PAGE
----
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I commented here last week on the weird Amazonian earth mother ceremony with which they kicked off the Amazonian synod.
It’s got me thinking that “Amazon” is just about right for the name of this synod, and not because of the river. The Amazons, if you remember your Greek myths, were fearsome female warriors–the daughters of Ares the god of war and Harmonia–a wood nymph. The predominance of tree worship, the reverence for the sacred grove of Amazonia and the predominance of “female ministry” all echoes the Greeks mysteries of old.
Recollection - Greek - Roman - Paganism - Myths
We have a rather twee recollection of Greek and Roman paganism. Largely, I suppose because we all read the myths in that book by Edith Hamilton. (which is available at Amazon–where else?) In fact, while the myths of the Greeks and Romans seem rather bluestocking-ish in Miss Hamilton’s anthology, the reality of pagan religion was anything but staid and spinsterish. The temples were centers of bloody sacrifices and rampant orgies. Imagine a dark cave or smoke filled temple where demon infested witches sat muttering over their fires while the drums were beating. The bleating and cawing of the animals mingled with the mindless chanting of the priests who were pulling the intestines out of bulls and studying them to prognosticate the future. If not then, after you paid the shaman to put a curse on your enemy you might go below the altar and stand naked in a niche while the priest slaughtered a bull above you and you could be baptized in bull’s blood.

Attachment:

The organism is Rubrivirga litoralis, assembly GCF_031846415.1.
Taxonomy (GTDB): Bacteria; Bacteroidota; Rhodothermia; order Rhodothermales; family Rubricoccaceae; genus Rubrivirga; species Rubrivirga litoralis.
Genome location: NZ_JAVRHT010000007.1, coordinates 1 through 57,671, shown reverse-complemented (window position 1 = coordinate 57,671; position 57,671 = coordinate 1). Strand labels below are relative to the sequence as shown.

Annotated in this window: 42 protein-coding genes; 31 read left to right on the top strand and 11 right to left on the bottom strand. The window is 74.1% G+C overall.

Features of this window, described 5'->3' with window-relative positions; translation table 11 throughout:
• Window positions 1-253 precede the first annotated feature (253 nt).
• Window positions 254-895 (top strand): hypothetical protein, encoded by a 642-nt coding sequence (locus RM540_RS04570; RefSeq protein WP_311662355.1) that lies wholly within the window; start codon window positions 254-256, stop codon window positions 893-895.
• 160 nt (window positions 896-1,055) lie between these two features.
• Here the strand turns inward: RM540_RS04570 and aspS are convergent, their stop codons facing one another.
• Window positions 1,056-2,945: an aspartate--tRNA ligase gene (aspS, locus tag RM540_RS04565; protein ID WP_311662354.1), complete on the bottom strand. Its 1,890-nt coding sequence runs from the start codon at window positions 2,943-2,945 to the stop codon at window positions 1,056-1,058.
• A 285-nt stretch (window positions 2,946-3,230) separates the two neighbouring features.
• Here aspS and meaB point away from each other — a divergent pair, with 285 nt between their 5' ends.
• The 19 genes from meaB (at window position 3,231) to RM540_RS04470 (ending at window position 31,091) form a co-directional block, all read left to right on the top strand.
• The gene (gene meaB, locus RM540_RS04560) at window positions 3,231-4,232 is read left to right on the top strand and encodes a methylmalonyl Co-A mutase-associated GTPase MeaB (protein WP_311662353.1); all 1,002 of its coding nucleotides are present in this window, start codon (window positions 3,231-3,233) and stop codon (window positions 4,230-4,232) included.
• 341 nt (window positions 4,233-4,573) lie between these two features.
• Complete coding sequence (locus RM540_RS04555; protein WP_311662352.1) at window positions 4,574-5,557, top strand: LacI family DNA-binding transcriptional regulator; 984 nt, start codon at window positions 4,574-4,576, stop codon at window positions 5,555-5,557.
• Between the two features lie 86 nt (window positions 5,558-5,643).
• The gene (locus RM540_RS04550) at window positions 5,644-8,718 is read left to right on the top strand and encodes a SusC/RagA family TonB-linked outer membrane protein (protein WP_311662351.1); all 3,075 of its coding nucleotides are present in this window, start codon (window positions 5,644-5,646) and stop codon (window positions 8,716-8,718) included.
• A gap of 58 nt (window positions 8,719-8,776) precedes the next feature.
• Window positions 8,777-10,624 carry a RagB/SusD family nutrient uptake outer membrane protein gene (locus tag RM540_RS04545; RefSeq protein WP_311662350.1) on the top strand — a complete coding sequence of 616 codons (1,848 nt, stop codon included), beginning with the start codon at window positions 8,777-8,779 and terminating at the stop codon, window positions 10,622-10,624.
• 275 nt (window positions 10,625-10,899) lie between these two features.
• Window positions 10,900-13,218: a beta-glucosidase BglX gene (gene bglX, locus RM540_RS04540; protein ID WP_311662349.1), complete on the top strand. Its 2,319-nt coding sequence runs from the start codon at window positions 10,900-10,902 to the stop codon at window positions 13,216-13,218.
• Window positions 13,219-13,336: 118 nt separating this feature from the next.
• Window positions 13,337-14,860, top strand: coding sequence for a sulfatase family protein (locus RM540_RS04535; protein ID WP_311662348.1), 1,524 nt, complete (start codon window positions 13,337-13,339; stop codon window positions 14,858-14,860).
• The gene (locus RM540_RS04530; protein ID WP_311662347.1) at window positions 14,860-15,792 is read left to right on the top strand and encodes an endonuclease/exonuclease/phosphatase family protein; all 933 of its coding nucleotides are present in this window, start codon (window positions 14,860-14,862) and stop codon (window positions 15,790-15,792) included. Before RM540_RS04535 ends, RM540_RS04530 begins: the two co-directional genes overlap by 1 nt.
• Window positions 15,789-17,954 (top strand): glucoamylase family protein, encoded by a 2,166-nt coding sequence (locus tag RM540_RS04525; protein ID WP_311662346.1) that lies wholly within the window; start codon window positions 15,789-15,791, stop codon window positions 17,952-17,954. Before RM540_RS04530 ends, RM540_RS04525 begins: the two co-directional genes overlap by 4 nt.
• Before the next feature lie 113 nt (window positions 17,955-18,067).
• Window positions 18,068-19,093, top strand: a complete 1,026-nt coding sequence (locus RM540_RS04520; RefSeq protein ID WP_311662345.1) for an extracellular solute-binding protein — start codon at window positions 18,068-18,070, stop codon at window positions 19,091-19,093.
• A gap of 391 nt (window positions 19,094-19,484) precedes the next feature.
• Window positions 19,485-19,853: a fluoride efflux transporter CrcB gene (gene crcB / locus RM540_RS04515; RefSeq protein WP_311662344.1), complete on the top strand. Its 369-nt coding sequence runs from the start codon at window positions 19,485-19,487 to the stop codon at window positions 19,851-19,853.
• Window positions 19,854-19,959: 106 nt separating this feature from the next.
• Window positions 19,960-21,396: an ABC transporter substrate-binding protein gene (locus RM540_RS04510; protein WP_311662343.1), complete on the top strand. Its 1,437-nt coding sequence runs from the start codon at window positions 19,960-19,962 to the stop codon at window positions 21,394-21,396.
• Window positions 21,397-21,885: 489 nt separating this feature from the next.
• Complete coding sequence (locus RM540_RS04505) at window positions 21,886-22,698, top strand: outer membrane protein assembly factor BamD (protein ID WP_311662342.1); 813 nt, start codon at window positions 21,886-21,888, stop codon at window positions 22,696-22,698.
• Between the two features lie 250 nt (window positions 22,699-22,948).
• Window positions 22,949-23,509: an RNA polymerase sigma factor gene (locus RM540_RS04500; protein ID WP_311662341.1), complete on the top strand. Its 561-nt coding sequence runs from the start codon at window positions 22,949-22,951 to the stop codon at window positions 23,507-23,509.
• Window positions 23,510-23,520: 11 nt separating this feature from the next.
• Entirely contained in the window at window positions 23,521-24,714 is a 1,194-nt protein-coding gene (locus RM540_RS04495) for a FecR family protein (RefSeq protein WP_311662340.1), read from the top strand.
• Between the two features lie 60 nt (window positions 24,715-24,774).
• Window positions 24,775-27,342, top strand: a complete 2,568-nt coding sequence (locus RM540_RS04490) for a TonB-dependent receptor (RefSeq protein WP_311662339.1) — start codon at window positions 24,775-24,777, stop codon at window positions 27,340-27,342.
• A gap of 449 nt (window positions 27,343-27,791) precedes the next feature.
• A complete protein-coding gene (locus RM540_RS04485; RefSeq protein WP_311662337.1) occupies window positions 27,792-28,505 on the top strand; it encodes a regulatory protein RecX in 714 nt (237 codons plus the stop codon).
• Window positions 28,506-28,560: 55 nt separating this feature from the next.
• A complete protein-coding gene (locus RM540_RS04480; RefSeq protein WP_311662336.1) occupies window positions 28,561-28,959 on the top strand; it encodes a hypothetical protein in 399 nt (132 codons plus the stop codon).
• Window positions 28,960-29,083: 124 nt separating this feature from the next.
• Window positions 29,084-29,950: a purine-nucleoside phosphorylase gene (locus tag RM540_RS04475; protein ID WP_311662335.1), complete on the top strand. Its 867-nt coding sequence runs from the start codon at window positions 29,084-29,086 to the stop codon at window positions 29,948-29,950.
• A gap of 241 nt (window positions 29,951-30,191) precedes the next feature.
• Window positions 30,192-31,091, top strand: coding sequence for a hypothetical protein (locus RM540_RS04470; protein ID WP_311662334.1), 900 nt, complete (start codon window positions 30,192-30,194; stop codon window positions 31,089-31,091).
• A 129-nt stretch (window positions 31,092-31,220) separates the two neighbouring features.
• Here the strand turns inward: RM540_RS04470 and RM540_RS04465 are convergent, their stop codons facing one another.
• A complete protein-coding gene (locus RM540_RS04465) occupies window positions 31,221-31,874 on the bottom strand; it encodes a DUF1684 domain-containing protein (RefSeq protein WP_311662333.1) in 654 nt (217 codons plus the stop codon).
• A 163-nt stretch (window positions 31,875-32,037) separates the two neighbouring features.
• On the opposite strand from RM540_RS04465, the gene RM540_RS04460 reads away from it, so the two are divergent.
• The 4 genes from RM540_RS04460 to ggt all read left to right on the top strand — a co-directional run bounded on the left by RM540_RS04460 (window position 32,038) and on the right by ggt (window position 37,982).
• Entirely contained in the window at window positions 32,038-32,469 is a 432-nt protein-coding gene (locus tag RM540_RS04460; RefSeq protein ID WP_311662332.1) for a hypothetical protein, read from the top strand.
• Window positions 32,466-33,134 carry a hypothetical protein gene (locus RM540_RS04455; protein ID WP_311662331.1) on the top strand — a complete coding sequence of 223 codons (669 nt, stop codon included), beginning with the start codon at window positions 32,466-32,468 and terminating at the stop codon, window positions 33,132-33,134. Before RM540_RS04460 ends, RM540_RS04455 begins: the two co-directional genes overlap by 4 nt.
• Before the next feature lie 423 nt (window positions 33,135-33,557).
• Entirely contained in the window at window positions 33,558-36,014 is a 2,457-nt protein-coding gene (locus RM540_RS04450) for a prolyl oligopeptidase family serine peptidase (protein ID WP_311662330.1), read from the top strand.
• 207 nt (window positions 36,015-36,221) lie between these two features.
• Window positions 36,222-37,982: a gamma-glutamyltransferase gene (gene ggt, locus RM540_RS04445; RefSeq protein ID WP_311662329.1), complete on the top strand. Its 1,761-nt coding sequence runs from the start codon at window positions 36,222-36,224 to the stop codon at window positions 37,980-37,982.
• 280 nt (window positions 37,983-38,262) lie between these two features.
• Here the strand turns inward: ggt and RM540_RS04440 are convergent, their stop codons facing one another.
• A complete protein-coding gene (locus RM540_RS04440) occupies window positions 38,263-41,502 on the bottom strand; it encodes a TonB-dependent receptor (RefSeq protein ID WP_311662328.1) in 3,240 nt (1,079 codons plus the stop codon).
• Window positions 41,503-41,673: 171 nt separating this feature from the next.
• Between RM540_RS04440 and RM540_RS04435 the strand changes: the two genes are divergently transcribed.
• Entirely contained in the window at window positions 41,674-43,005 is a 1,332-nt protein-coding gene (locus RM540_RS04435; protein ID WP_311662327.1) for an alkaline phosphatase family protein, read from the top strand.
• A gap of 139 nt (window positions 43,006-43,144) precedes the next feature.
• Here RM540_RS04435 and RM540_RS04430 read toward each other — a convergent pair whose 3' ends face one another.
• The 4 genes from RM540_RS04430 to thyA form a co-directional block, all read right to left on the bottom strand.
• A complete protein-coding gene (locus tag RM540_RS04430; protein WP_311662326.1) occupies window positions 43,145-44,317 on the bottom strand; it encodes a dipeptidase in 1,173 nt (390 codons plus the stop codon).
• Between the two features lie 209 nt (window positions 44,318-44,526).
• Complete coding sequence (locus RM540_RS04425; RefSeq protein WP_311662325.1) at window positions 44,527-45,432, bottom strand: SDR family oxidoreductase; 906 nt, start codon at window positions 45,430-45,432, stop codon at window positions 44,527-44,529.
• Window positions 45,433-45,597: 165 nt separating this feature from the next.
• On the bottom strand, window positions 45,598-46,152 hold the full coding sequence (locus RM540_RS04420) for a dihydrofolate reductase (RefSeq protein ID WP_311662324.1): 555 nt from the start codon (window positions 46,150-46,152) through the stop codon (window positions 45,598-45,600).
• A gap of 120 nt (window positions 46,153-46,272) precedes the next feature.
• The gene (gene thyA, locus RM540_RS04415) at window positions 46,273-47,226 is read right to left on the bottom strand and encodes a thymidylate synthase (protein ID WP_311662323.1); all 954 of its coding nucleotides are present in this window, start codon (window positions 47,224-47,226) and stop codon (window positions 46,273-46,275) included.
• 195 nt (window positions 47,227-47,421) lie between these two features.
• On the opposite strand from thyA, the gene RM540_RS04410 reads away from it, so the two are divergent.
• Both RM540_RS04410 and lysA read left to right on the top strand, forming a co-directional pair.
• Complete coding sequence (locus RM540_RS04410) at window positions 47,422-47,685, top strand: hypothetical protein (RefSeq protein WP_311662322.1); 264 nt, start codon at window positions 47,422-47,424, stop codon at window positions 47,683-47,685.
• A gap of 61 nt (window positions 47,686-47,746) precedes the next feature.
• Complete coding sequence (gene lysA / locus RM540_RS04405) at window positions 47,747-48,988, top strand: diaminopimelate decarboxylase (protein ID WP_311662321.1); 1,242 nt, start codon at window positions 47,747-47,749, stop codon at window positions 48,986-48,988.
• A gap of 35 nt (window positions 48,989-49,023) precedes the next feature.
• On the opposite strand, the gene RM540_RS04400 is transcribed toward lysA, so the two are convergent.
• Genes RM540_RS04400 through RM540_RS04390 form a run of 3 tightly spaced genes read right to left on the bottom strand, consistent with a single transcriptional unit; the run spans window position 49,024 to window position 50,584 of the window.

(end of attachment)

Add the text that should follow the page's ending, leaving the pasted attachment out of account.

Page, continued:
How we like to sanitize paganism, but the St Francis preaching to the birdies and patting the wolf of Gubbio on the head is a far cry from the realities of pagan worship. Take the Nordic religions with their sacred groves and trees for example. The Vikings...
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